or, stuff that I dragged out of my head

Location: Moncton, New Brunswick, Canada

Friday, March 09, 2007


I was reading something or other and I came across a word that I have probably seen before, but I couldn't remember what it meant, and it was out of context so that was no help, and to make it worse, it's one of those words that you absolutely cannot look at and dissect in order to tease out its meaning. If you don't know the Latin root, then you're out of luck.

The word is "imbricate". If you don't know it, could you hazard a guess as to what it might mean? I can wait.

It actually means, as an adjective, "regularly overlapping", as roof-tiles do. (As a verb, it means, naturally enough, "to overlap regularly".) How could you possibly guess that? You'd want to divide it up into the prefix "im-" and the root "bric-", and that's not going to get you anywhere, because in fact there isn't any prefix. The word comes from Latin "imber", "rain", which then led to "imbrex", "roof-tile", presumably because the tiles are what shield you from the rain.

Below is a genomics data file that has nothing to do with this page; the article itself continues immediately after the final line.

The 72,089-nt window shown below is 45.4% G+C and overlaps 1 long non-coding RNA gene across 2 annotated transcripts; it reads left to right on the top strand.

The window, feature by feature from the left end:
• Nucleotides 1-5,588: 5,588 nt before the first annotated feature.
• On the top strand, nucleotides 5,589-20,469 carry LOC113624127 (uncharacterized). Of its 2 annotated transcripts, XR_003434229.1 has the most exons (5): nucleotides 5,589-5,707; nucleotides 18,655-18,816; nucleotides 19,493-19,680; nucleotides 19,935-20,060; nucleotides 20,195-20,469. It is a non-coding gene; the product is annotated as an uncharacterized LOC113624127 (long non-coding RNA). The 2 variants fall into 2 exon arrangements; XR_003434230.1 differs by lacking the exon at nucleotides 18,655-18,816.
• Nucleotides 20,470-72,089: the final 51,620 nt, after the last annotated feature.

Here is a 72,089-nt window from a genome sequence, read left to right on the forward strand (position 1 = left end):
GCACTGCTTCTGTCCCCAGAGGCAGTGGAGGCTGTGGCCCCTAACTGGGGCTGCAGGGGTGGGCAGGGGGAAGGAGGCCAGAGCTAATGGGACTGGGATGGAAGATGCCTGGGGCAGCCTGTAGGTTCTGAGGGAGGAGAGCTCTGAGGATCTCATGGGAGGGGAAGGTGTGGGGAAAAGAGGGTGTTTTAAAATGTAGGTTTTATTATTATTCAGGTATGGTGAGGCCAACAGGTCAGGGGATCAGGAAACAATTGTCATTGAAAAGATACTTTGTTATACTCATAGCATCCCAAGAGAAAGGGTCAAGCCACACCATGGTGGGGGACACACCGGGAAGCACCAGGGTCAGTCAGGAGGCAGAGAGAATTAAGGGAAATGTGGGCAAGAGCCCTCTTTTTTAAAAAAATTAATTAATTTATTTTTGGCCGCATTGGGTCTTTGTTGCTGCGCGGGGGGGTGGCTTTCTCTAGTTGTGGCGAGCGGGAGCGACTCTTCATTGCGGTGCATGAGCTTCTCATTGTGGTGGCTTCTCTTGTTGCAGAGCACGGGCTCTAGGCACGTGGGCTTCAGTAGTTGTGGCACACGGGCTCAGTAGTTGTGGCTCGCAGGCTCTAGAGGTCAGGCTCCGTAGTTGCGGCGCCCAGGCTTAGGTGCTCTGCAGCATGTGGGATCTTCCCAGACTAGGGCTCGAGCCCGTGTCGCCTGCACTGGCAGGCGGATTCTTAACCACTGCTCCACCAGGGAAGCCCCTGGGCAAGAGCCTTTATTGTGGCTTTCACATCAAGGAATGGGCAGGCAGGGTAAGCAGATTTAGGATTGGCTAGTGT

You may well be thinking, "Well, roof-tile, imbric-, brick, right?" It briefly, wishfully occurred to me, but it's wrong. Tiles and bricks never got within spitting distance of one another etymologically. "Brick" is actually related to "broken" by way of such Northern European languages as German and Dutch.

You will never guess where else "imber" shows up in English. It requires a vowel change (and, in one case, the loss of nearly half the word), but it's the second half of the months September, October, November, and December, which, it seems clear, constituted the rainy season in Rome. (The first half of each word comes--you don't really need me to tell you this, do you?--from the fact that the Roman calendar had ten months, and those were the seventh, eighth, ninth, and tenth months, respectively.)


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